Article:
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United Nations Commission on the Status of Women 62 session in New York

 

Rural women make up more than a quarter of the world’s population. In Africa, about 80% of the women population live in rural areas – agriculture is their major source of income. This reality was affirmed during the 62nd session of the United Nation Commission conference in New York which sought to examine the challenges and opportunities in achieving gender equality and the empowerment of rural women and girls. In her opening statement Dr Phumzile Mlambo-Ngcuka (Executive Director of UN Women) urged all participants to see this forum as a perfect opportunity for building alliances, focusing on acceleration and implementation of regional as well as global declarations to achieve gender equality and women empowerment.

UN Women Executive Director Phumzile Mlambo-Ngcuka addressing a session hosted by Ilitha Labantu on challenges of rural women empowerment

Photo credit: Sibulele Sibhaca

Women and girls in rural areas still encounter difficulties including gender violence, high maternal mortality rates, child marriage, HIV/AIDS, FGM, conflict and natural disasters. Most are directly linked to gender inequality and structural barriers which causes power imbalances. These barriers are worsened when women are excluded from governance mechanism, leadership and decision-making or representation in local and national institutions which diminishes their voice. All these must be urgently addressed for Africa to realize its development aspirations in attaining the Sustainable Development Goals and Agenda 2063.

WACI Health together with other civil society in South Africa are making frantic efforts in advocating for political will in governments developing policies and programs to protect women such as the National Strategic Plan on Gender-based Violence (NSP GBV), bring gender justice, improve their health outcomes and end gender violence

Minister of Women Bathabile Dlamini expressing that women should lead the struggle and shaping response in gender-based violence

Photo credit: Sibulele Sibhaca

Participants at CSW62 called on all stakeholders to address the limited access to quality social services, infrastructure, energy and labor saving technology, and tackle other inequalities.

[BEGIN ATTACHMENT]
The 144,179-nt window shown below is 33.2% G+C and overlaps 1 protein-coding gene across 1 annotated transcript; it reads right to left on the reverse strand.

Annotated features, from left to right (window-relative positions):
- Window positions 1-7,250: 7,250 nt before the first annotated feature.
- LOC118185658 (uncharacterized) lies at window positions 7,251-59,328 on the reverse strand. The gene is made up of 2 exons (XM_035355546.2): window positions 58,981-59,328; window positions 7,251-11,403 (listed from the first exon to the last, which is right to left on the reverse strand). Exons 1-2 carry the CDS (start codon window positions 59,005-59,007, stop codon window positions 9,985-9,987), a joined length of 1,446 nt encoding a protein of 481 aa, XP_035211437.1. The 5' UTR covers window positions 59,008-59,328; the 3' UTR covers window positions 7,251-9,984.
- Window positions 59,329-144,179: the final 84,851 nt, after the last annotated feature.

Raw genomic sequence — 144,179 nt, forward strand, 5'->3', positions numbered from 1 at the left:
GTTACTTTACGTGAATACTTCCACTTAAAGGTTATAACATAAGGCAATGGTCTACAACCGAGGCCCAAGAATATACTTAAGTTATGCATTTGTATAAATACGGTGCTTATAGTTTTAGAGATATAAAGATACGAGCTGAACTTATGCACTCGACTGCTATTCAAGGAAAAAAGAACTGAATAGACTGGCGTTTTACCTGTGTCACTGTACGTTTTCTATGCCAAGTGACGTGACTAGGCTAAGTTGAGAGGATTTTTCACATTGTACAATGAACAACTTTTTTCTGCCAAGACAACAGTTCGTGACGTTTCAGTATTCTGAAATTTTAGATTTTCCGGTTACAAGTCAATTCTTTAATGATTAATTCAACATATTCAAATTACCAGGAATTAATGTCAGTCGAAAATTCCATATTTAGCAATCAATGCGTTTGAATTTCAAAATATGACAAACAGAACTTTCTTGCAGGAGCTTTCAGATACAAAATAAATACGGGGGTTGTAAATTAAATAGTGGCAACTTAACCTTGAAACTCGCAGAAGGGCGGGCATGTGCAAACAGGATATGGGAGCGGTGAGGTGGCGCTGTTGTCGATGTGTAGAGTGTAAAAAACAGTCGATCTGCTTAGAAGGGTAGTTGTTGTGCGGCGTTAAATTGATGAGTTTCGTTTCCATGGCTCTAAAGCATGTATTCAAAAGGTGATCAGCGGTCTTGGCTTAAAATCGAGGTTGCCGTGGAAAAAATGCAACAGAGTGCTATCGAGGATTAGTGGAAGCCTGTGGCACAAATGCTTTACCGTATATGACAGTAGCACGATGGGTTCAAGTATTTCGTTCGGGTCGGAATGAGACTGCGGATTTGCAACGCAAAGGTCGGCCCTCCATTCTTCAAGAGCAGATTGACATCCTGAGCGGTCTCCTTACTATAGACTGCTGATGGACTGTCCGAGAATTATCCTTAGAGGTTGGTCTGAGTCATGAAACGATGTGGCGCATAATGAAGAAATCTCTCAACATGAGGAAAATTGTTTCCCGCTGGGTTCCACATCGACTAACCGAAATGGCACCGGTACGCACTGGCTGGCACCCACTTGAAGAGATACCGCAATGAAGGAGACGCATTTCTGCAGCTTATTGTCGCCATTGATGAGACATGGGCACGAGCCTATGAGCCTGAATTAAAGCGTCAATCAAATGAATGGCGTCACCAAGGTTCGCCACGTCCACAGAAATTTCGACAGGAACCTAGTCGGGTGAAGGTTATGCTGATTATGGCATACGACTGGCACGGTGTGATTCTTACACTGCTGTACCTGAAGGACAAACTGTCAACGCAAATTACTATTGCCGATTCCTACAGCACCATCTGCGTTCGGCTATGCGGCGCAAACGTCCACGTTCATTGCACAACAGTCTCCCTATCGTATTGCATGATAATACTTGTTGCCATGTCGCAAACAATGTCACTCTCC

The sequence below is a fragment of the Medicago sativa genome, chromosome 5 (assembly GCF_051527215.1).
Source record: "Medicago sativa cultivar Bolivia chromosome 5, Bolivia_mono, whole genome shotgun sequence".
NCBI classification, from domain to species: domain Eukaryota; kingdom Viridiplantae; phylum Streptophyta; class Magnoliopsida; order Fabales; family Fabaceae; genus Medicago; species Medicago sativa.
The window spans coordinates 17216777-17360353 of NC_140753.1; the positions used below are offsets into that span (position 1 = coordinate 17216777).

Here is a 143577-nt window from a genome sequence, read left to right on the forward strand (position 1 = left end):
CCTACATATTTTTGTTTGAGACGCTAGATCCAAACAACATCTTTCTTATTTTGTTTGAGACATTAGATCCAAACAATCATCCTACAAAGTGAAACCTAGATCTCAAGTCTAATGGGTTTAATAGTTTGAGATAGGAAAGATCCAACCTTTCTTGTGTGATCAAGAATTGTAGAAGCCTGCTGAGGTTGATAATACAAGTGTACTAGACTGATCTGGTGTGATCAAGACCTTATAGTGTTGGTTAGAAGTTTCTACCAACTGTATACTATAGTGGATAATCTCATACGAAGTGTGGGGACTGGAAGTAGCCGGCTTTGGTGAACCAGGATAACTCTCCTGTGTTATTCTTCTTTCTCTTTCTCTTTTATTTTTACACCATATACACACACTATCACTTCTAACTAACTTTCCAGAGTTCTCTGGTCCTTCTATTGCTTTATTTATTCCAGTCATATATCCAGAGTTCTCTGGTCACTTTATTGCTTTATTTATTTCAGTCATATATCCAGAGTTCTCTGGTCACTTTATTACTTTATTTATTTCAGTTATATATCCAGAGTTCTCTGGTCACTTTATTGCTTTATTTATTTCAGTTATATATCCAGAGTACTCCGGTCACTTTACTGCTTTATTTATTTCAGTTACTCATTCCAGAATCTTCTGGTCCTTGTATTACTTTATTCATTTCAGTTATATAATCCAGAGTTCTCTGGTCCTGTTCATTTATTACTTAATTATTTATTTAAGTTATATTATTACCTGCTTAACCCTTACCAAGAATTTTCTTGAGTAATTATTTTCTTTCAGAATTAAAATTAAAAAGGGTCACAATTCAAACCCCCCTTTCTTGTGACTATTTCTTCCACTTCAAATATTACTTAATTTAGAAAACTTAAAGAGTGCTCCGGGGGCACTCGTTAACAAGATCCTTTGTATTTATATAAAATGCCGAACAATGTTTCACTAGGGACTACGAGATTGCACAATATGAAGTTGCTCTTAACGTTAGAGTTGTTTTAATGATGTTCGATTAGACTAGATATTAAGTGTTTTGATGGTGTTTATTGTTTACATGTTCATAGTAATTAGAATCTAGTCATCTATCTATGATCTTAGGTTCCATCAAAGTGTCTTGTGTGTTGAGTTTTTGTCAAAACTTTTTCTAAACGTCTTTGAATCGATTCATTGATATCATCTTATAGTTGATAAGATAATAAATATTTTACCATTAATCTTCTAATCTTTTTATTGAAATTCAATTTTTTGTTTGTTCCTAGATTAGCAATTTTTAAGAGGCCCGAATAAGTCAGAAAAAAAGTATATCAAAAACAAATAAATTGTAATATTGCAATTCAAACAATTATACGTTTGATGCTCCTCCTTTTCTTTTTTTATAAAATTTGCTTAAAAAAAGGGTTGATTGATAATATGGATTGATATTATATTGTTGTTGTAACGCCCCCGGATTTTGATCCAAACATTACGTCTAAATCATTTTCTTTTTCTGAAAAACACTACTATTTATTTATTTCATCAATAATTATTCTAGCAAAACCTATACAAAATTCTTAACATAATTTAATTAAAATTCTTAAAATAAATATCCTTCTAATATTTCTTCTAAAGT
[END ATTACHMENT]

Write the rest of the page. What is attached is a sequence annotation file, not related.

To build in a bright future – invest in adolescent girls and young women!

There has never been a more critical time to invest in young people than now! With regards to health and development, young people have been overlooked and left behind many times. There are about 1.8 billion young people globally and nearly half of these are adolescent girls and young women.

Adolescent girls particularly those entering adulthood encounter numerous challenges including discrimination, gender violence, poor education and health outcomes, reduced opportunities and choices – their voices are often unheard. As for serious health risks, young women (15 to 24 years) are facing a triple threat. The highest risk of HIV infection is found within this group. In sub-Saharan Africa, young women account for 74% of new HIV infections. In addition to this, young women and girls have the lowest rates of HIV screening or testing and poor adherence to HIV treatment.

Investing in young girls and women indeed is a game changer. For example, this International Women’s Day celebrations WACI Health joined hands with other Kenyan civil society in calling for all stakeholders across multiple sectors to champion health of adolescent girls and young women by recognizing their issues as important, improving national programs and policies (tailoring Sustainable Development Goals and Global Strategy on Women’s, Children’s and Adolescents’ Health effectively) as well as increasing funding to ensure that young people survive, thrive and transform the world.

When educated, healthy, equipped with the right skills and opportunities; adolescent girls and young people hold the keys to unlocking many of the world’s pressing problems in poverty reduction, advancing gender equality, catalyzing national social and economic development, stopping HIV, maternal mortality and gender violence among many others – investing in the survival and success of the next generation.

As leaders of today and tomorrow, adolescent girls and young women can be a force for social change!


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